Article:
The room echoes strangely with all the furniture clustered together, pulled away from the walls and covered with old sheets. Unhindered by any blinds, the sunlight pours through the naked windows, illuminating the firefly dust motes as they spin, filling the air with blissful apathy.
The floorboards beneath my bare feet seem to creak more loudly than is normal as I walk around the lump sum of my belongings. Tiny me, surveying your careful handiwork, breathing in that metallic smell of the paint, which lingers on our clothes and coats the backs of our throats with oily sweetness.
You are wearing your old hat, the one with the orange brim and webbing in the back, and the white letter "B" on the front. "B for Ben," mom and I say, but have no clue what it actually stands for. Your plaid painting shirt, too big even for you and ripped at the elbows, is splattered with white constellations.
Sunny days are the best for reparations. Even I know this. It's like God has stepped in and decreed, again, "Let there be light. Let there be imagination." He wants us to capitalize on this overflow of His creativity. He intends for us to seize a little bit of that lightning and harness it. We're made in His image, after all. Creating can only be an act of mirroring the Creator.
The simple patter of my bare feet on the spotted, hardwood floor is the only music you need to keep you inspired while you work. It is the only tempo you need to keep you in time. I am the click track to the rhythm of your brush. Together, we record albums in color.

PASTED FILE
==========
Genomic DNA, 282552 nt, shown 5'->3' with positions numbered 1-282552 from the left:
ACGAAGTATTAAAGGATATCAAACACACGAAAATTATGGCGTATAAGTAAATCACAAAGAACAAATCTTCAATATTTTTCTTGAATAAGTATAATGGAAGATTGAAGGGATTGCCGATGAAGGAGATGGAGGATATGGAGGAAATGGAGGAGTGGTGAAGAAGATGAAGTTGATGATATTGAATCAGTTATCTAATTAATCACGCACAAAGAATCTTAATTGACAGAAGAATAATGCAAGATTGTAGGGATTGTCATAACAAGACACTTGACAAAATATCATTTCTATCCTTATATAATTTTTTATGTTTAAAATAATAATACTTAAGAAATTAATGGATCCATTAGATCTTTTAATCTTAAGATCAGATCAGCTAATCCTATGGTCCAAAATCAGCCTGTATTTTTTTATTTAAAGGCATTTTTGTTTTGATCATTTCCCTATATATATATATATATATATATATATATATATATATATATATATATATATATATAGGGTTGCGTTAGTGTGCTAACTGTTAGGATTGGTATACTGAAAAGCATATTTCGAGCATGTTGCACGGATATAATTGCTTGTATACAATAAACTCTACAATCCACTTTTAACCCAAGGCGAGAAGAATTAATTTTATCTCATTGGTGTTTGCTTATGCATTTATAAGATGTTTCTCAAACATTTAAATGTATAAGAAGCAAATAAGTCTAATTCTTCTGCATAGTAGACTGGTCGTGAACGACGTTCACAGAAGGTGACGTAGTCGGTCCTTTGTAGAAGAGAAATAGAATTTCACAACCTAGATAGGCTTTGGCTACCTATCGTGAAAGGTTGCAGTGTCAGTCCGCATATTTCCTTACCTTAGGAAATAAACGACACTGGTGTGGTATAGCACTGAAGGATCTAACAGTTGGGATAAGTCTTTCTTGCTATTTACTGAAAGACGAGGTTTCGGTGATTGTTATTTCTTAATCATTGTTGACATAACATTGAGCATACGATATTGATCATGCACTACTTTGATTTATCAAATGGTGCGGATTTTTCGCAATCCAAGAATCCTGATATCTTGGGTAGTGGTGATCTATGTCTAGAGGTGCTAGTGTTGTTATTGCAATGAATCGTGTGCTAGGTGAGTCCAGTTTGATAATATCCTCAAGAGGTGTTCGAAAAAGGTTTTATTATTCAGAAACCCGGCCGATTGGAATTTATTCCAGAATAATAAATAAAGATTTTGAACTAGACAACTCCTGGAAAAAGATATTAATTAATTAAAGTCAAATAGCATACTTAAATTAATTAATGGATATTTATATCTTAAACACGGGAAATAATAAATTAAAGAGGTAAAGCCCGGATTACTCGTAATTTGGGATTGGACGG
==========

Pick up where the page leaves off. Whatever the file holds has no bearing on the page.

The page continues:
The hours strain and run together, like watercolor artwork. You tell stories of your life, the long–winded kind with half–developed morals, the details of which I will remember forever, but not truly understand until they have been reinforced by personal experience. The timbre of your voice is the sincere consistency of sandpaper. The words run from your mouth – lips which typically smile more often than part. And though you may not think I am listening, I absorb every word.
As the sunlight deepens with evening, coating the room with a fresh glaze of honey, we stand back to survey the work of our hands. Of course, you have done everything yourself. I have merely offered comradely support in smiles and inquisitive words. Yet, I feel accomplished, helpful, special. Not every boy gets to help his father paint his bedroom.
I take your hand, smiling up at you because I can. Two tasks were accomplished today, though perhaps the one is not so easily recognized. You see, you are so much more than simply a man with a paint brush and an eye for colors. You are a father, my father. You are Michelangelo, and the canvas upon which you work is not the bedroom wall.
It is my soul.